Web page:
Grief is one of the most difficult emotions for adults to work through. For children, the process can be even more confusing and overwhelming, with lifetime consequences if feelings are not acknowledged and resolved. The New York Life Foundation is one of the few donors thinking about this issue, and recently made a $1.4 million investment in work in this area. While this is definitely a niche funding area, it's also a wise way to prevent later difficulties for children who've lost somebody important.
New York Life is one of the oldest mutual life insurance companies in the country. Helping families deal with the death of a loved one is at the heart of what the company does. The agents who work with families to pay out life insurance claims get a firsthand glimpse of the pain and hardship caused by the death of a loved one. They know how important it is not to let children suffer in silence and isolation in the wake of a difficult loss.
The New York Life Foundation's interest in grief and bereavement support is longstanding, but it took on new prominence in 2008 with further expansion into the area of childhood bereavement support. Since then, the foundation has invested $20 million dollars for childhood bereavement programs nationwide. They have also conducted research and created informational resources online about childhood grief.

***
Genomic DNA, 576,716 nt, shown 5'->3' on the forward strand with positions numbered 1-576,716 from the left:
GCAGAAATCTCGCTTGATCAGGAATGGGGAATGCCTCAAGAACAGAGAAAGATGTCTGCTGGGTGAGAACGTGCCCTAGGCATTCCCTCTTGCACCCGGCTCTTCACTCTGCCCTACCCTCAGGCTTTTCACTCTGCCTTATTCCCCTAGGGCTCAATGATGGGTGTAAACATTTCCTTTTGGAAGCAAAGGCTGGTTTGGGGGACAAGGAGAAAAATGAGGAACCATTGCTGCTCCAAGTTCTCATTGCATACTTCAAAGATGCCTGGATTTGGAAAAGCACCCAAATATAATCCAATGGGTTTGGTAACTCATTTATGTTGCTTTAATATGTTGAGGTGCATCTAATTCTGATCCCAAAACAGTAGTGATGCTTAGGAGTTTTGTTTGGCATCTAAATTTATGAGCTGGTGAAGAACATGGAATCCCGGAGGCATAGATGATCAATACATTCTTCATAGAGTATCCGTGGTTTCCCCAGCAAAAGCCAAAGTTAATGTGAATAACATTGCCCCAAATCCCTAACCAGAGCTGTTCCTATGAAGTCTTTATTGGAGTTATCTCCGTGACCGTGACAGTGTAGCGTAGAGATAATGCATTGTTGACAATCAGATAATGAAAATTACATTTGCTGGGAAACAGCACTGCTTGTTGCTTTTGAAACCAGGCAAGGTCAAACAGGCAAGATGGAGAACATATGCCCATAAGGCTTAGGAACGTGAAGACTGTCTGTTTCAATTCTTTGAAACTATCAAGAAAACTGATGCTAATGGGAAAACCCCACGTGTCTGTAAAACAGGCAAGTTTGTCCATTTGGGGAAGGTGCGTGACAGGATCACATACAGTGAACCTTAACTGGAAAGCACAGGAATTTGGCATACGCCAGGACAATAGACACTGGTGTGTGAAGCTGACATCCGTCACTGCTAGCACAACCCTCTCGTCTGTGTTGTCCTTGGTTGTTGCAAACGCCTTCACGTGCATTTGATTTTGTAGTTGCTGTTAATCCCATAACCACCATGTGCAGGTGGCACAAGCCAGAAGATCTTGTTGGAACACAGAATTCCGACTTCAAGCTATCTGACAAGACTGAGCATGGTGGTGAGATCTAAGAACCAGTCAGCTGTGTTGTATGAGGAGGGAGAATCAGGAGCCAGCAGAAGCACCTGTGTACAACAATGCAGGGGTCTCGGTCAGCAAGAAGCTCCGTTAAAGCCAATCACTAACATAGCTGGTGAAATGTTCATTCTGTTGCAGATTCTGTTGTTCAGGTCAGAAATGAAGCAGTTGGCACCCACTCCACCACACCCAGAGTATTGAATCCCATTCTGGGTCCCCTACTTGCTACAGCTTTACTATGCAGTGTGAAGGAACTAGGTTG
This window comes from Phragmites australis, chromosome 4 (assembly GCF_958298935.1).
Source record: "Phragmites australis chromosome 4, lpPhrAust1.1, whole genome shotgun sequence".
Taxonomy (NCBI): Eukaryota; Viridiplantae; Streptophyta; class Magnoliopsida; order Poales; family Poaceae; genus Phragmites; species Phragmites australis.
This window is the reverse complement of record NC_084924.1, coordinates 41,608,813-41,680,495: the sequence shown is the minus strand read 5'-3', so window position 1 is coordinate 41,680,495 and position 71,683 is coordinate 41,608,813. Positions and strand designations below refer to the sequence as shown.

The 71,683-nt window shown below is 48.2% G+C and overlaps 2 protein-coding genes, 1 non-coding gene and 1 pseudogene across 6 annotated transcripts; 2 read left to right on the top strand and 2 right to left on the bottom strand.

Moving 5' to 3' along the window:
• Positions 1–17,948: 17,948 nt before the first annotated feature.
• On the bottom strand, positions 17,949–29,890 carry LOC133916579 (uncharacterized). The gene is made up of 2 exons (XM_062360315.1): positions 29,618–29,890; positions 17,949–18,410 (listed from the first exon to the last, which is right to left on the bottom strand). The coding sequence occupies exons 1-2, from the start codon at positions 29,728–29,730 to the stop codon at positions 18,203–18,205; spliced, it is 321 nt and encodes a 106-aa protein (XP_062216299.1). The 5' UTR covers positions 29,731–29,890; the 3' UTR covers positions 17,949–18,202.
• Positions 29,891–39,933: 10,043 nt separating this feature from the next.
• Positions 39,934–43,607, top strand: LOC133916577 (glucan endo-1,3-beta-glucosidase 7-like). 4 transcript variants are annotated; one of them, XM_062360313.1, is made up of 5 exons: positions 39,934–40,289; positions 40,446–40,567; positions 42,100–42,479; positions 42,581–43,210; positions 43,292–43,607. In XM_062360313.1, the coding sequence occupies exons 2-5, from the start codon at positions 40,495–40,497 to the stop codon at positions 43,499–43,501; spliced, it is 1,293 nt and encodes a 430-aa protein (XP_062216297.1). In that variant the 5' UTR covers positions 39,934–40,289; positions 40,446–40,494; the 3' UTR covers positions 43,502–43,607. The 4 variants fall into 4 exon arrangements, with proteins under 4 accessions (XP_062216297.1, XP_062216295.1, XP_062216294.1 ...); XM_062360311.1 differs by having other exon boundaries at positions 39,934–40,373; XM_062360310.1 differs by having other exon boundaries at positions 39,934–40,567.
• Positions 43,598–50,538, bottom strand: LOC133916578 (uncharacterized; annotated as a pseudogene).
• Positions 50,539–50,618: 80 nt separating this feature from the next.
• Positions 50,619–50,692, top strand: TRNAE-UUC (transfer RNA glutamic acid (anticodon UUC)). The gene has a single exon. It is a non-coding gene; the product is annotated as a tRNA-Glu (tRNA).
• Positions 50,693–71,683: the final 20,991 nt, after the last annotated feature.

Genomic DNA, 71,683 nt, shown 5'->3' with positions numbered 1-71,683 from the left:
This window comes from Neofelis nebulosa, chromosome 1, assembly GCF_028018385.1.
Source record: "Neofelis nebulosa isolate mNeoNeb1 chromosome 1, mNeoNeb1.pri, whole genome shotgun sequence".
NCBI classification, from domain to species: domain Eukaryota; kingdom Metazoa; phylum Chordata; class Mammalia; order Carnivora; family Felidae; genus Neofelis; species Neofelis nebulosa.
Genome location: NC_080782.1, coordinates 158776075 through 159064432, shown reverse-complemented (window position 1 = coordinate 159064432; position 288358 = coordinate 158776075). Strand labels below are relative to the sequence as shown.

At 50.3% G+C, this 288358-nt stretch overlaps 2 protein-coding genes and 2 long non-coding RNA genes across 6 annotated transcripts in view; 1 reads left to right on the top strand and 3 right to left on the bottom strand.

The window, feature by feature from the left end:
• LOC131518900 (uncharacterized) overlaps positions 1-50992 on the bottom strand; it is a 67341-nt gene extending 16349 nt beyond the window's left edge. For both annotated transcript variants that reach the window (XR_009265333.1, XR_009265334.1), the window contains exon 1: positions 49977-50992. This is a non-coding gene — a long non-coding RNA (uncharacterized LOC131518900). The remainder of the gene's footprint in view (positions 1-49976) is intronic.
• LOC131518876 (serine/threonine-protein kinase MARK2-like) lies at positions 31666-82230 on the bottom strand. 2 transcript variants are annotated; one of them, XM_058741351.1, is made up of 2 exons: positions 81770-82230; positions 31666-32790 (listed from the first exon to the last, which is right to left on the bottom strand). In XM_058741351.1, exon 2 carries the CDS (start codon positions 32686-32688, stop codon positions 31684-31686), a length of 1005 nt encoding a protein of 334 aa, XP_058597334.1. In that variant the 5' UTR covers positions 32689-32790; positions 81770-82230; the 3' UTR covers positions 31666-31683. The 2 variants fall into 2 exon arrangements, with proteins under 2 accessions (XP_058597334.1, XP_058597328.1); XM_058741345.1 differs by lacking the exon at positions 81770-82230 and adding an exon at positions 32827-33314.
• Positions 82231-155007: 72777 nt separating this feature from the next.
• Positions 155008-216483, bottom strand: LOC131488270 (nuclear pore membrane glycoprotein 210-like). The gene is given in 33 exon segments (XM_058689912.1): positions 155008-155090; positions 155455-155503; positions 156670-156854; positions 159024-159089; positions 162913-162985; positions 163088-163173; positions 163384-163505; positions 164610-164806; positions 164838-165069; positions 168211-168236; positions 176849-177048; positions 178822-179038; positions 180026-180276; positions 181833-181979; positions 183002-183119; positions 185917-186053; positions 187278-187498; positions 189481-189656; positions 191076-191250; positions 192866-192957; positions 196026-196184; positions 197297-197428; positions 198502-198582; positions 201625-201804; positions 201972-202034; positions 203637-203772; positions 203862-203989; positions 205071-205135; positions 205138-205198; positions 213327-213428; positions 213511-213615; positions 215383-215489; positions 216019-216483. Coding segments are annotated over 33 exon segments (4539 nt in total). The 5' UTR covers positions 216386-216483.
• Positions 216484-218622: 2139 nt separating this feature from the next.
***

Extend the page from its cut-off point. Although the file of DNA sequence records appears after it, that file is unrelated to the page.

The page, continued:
With a particular focus on camps where kids can go to work through grief, the foundation made a $1 million commitment in 2012 to support Camp Erin, a project of the Moyer Foundation. Camp Erin is the country’s largest network of free bereavement camps specifically designed for children ages 6 to 17 who have experienced the loss of a loved one.
More recently, the foundation made a commitment to further expand grief services for underserved youth. In 2013, this "Grief Reach" program made 20 grants totaling $750,000, with grants ranging from $10,000 to $100,000. These grants are handled by the National Alliance for Grieving Children, so you can go here to start that process.
The latest $1.4 million fund will be distributed to 48 organizations doing grief work with children. The current list of grantees is here, and includes programs from all over the country, including several hospice programs that are doing work with children.